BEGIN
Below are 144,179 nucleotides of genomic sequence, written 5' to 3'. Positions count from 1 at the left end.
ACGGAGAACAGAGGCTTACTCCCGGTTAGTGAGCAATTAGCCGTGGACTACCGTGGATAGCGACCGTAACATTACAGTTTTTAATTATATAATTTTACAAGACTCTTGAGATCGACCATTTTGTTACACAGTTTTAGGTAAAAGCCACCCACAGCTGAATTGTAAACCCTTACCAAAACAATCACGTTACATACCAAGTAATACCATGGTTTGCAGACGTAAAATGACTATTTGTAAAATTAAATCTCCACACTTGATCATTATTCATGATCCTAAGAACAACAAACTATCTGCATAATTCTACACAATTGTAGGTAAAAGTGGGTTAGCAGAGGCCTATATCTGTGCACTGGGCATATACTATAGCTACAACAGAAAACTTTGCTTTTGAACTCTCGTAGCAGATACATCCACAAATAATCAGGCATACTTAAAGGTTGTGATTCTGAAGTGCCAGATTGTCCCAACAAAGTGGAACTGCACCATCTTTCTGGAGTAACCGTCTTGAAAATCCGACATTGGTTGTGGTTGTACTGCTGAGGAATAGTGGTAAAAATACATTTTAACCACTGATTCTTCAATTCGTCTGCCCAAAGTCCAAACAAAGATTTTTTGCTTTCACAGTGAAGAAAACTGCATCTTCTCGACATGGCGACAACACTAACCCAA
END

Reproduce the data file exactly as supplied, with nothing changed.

Below are 144,179 nucleotides of genomic sequence, written 5' to 3'. Positions count from 1 at the left end.
ACGGAGAACAGAGGCTTACTCCCGGTTAGTGAGCAATTAGCCGTGGACTACCGTGGATAGCGACCGTAACATTACAGTTTTTAATTATATAATTTTACAAGACTCTTGAGATCGACCATTTTGTTACACAGTTTTAGGTAAAAGCCACCCACAGCTGAATTGTAAACCCTTACCAAAACAATCACGTTACATACCAAGTAATACCATGGTTTGCAGACGTAAAATGACTATTTGTAAAATTAAATCTCCACACTTGATCATTATTCATGATCCTAAGAACAACAAACTATCTGCATAATTCTACACAATTGTAGGTAAAAGTGGGTTAGCAGAGGCCTATATCTGTGCACTGGGCATATACTATAGCTACAACAGAAAACTTTGCTTTTGAACTCTCGTAGCAGATACATCCACAAATAATCAGGCATACTTAAAGGTTGTGATTCTGAAGTGCCAGATTGTCCCAACAAAGTGGAACTGCACCATCTTTCTGGAGTAACCGTCTTGAAAATCCGACATTGGTTGTGGTTGTACTGCTGAGGAATAGTGGTAAAAATACATTTTAACCACTGATTCTTCAATTCGTCTGCCCAAAGTCCAAACAAAGATTTTTTGCTTTCACAGTGAAGAAAACTGCATCTTCTCGACATGGCGACAACACTAACCCAA